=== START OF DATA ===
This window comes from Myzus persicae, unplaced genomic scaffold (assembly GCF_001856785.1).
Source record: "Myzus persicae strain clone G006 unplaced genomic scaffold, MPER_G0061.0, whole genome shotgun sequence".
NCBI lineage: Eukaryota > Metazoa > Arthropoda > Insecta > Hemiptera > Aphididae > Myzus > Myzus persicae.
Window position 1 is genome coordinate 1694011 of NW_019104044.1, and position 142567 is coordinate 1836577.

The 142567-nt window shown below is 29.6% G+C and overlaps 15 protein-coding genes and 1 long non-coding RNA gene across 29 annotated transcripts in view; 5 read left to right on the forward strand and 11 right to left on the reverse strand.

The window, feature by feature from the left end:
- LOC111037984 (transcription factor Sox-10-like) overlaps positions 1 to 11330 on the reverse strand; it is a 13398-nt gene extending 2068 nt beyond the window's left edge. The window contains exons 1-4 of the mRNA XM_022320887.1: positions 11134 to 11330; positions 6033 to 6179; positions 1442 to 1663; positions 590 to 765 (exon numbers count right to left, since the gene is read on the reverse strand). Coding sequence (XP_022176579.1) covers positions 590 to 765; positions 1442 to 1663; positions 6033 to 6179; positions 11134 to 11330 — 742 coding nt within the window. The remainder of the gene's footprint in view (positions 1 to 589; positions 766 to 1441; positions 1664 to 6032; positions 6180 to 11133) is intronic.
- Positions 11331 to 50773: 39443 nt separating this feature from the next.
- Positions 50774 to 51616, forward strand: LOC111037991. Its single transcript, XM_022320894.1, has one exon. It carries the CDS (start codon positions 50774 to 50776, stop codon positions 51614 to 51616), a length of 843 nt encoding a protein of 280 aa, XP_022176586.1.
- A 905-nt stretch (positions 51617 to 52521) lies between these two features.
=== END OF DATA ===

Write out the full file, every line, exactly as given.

This window comes from Myzus persicae, unplaced genomic scaffold (assembly GCF_001856785.1).
Source record: "Myzus persicae strain clone G006 unplaced genomic scaffold, MPER_G0061.0, whole genome shotgun sequence".
NCBI lineage: Eukaryota > Metazoa > Arthropoda > Insecta > Hemiptera > Aphididae > Myzus > Myzus persicae.
Window position 1 is genome coordinate 1694011 of NW_019104044.1, and position 142567 is coordinate 1836577.

The 142567-nt window shown below is 29.6% G+C and overlaps 15 protein-coding genes and 1 long non-coding RNA gene across 29 annotated transcripts in view; 5 read left to right on the forward strand and 11 right to left on the reverse strand.

The window, feature by feature from the left end:
- LOC111037984 (transcription factor Sox-10-like) overlaps positions 1 to 11330 on the reverse strand; it is a 13398-nt gene extending 2068 nt beyond the window's left edge. The window contains exons 1-4 of the mRNA XM_022320887.1: positions 11134 to 11330; positions 6033 to 6179; positions 1442 to 1663; positions 590 to 765 (exon numbers count right to left, since the gene is read on the reverse strand). Coding sequence (XP_022176579.1) covers positions 590 to 765; positions 1442 to 1663; positions 6033 to 6179; positions 11134 to 11330 — 742 coding nt within the window. The remainder of the gene's footprint in view (positions 1 to 589; positions 766 to 1441; positions 1664 to 6032; positions 6180 to 11133) is intronic.
- Positions 11331 to 50773: 39443 nt separating this feature from the next.
- Positions 50774 to 51616, forward strand: LOC111037991. Its single transcript, XM_022320894.1, has one exon. It carries the CDS (start codon positions 50774 to 50776, stop codon positions 51614 to 51616), a length of 843 nt encoding a protein of 280 aa, XP_022176586.1.
- A 905-nt stretch (positions 51617 to 52521) lies between these two features.